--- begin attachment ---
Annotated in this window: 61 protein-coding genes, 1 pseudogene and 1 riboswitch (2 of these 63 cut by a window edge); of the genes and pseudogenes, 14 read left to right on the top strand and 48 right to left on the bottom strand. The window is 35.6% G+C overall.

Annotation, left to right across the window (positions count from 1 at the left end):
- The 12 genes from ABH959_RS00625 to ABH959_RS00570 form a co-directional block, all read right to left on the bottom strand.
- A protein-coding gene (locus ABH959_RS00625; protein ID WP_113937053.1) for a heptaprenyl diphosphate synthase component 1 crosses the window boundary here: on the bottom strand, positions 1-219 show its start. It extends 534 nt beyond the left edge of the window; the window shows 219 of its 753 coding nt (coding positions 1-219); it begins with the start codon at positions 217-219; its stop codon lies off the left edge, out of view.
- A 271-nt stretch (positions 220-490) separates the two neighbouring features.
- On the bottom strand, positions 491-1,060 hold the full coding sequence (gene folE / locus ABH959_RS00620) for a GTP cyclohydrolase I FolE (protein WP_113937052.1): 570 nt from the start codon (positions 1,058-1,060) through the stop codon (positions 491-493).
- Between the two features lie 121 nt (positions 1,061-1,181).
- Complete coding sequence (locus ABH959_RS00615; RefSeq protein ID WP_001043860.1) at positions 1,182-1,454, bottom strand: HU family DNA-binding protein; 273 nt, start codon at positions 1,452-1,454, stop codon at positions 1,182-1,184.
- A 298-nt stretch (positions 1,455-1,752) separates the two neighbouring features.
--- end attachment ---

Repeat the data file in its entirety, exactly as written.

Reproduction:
Annotated in this window: 61 protein-coding genes, 1 pseudogene and 1 riboswitch (2 of these 63 cut by a window edge); of the genes and pseudogenes, 14 read left to right on the top strand and 48 right to left on the bottom strand. The window is 35.6% G+C overall.

Annotation, left to right across the window (positions count from 1 at the left end):
- The 12 genes from ABH959_RS00625 to ABH959_RS00570 form a co-directional block, all read right to left on the bottom strand.
- A protein-coding gene (locus ABH959_RS00625; protein ID WP_113937053.1) for a heptaprenyl diphosphate synthase component 1 crosses the window boundary here: on the bottom strand, positions 1-219 show its start. It extends 534 nt beyond the left edge of the window; the window shows 219 of its 753 coding nt (coding positions 1-219); it begins with the start codon at positions 217-219; its stop codon lies off the left edge, out of view.
- A 271-nt stretch (positions 220-490) separates the two neighbouring features.
- On the bottom strand, positions 491-1,060 hold the full coding sequence (gene folE / locus ABH959_RS00620) for a GTP cyclohydrolase I FolE (protein WP_113937052.1): 570 nt from the start codon (positions 1,058-1,060) through the stop codon (positions 491-493).
- Between the two features lie 121 nt (positions 1,061-1,181).
- Complete coding sequence (locus ABH959_RS00615; RefSeq protein ID WP_001043860.1) at positions 1,182-1,454, bottom strand: HU family DNA-binding protein; 273 nt, start codon at positions 1,452-1,454, stop codon at positions 1,182-1,184.
- A 298-nt stretch (positions 1,455-1,752) separates the two neighbouring features.